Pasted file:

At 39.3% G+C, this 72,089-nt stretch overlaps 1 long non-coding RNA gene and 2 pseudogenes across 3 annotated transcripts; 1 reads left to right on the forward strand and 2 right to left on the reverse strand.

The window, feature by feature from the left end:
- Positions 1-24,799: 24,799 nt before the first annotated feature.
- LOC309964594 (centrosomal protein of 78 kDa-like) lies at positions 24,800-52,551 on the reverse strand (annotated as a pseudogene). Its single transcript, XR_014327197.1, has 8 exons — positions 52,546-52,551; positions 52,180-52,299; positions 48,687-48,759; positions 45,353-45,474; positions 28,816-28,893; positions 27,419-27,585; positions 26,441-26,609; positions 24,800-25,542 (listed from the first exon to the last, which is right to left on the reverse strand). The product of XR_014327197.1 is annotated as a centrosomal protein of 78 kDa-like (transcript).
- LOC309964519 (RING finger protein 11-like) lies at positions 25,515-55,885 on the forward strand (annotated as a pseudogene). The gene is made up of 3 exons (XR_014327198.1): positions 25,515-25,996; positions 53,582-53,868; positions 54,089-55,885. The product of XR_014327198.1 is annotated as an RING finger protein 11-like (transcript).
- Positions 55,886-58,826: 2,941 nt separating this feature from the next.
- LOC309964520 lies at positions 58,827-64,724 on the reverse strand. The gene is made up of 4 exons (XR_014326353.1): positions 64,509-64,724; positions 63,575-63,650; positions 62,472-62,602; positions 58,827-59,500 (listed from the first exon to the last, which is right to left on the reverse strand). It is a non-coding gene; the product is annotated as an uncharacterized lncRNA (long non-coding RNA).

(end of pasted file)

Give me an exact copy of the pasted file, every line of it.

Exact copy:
At 39.3% G+C, this 72,089-nt stretch overlaps 1 long non-coding RNA gene and 2 pseudogenes across 3 annotated transcripts; 1 reads left to right on the forward strand and 2 right to left on the reverse strand.

The window, feature by feature from the left end:
- Positions 1-24,799: 24,799 nt before the first annotated feature.
- LOC309964594 (centrosomal protein of 78 kDa-like) lies at positions 24,800-52,551 on the reverse strand (annotated as a pseudogene). Its single transcript, XR_014327197.1, has 8 exons — positions 52,546-52,551; positions 52,180-52,299; positions 48,687-48,759; positions 45,353-45,474; positions 28,816-28,893; positions 27,419-27,585; positions 26,441-26,609; positions 24,800-25,542 (listed from the first exon to the last, which is right to left on the reverse strand). The product of XR_014327197.1 is annotated as a centrosomal protein of 78 kDa-like (transcript).
- LOC309964519 (RING finger protein 11-like) lies at positions 25,515-55,885 on the forward strand (annotated as a pseudogene). The gene is made up of 3 exons (XR_014327198.1): positions 25,515-25,996; positions 53,582-53,868; positions 54,089-55,885. The product of XR_014327198.1 is annotated as an RING finger protein 11-like (transcript).
- Positions 55,886-58,826: 2,941 nt separating this feature from the next.
- LOC309964520 lies at positions 58,827-64,724 on the reverse strand. The gene is made up of 4 exons (XR_014326353.1): positions 64,509-64,724; positions 63,575-63,650; positions 62,472-62,602; positions 58,827-59,500 (listed from the first exon to the last, which is right to left on the reverse strand). It is a non-coding gene; the product is annotated as an uncharacterized lncRNA (long non-coding RNA).